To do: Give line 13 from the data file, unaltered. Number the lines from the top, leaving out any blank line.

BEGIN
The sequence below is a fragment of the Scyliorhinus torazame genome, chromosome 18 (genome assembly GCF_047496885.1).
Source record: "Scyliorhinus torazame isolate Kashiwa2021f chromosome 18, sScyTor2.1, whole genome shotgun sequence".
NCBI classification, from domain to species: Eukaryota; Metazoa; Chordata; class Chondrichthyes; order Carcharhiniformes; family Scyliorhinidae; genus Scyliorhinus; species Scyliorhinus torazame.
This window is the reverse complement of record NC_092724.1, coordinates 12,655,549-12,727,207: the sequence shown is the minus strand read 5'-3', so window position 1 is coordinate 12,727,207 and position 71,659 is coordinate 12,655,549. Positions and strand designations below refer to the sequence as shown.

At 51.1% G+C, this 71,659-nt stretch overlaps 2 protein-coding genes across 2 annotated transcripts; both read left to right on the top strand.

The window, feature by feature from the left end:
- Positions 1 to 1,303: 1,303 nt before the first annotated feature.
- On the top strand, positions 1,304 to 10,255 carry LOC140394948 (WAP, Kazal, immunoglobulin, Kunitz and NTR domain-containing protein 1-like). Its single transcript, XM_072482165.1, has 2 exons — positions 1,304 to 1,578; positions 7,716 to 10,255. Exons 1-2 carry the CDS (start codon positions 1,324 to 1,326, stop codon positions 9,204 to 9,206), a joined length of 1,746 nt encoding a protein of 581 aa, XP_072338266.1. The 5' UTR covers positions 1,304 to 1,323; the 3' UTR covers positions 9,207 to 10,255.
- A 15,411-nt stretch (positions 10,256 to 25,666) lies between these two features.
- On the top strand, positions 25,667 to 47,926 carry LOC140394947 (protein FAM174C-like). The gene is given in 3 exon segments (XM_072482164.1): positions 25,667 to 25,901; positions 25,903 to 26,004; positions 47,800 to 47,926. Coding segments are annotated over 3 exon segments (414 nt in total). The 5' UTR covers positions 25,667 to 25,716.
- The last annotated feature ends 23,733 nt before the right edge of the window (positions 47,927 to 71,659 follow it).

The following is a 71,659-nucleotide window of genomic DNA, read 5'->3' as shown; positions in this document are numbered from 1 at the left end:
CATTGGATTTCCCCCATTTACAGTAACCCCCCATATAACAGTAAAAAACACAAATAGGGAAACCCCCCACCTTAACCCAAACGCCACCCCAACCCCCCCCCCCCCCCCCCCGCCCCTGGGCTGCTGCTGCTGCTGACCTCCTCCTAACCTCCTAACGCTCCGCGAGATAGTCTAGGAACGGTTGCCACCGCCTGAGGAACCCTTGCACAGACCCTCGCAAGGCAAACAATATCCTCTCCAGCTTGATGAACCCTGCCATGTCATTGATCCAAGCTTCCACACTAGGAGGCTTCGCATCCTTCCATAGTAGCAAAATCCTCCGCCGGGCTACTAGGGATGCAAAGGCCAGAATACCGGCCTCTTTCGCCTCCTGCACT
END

CATTGGATTTCCCCCATTTACAGTAACCCCCCATATAACAGTAAAAAACACAAATAGGGAAACCCCCCACCTTAACCCAAACGCCACCCCAACCCCCCCCCCCCCCCCCCCGCCCCTGGGCTGCTGCTGCTGCTGACCTCCTCCTAACCTCCTAACGCTCCGCGAGATAGTCTAGGAACGGTTGCCACCGCCTGAGGAACCCTTGCACAGACCCTCGCAAGGCAAACAATATCCTCTCCAGCTTGATGAACCCTGCCATGTCATTGATCCAAGCTTCCACACTAGGAGGCTTCGCATCCTTCCATAGTAGCAAAATCCTCCGCCGGGCTACTAGGGATGCAAAGGCCAGAATACCGGCCTCTTTCGCCTCCTGCACT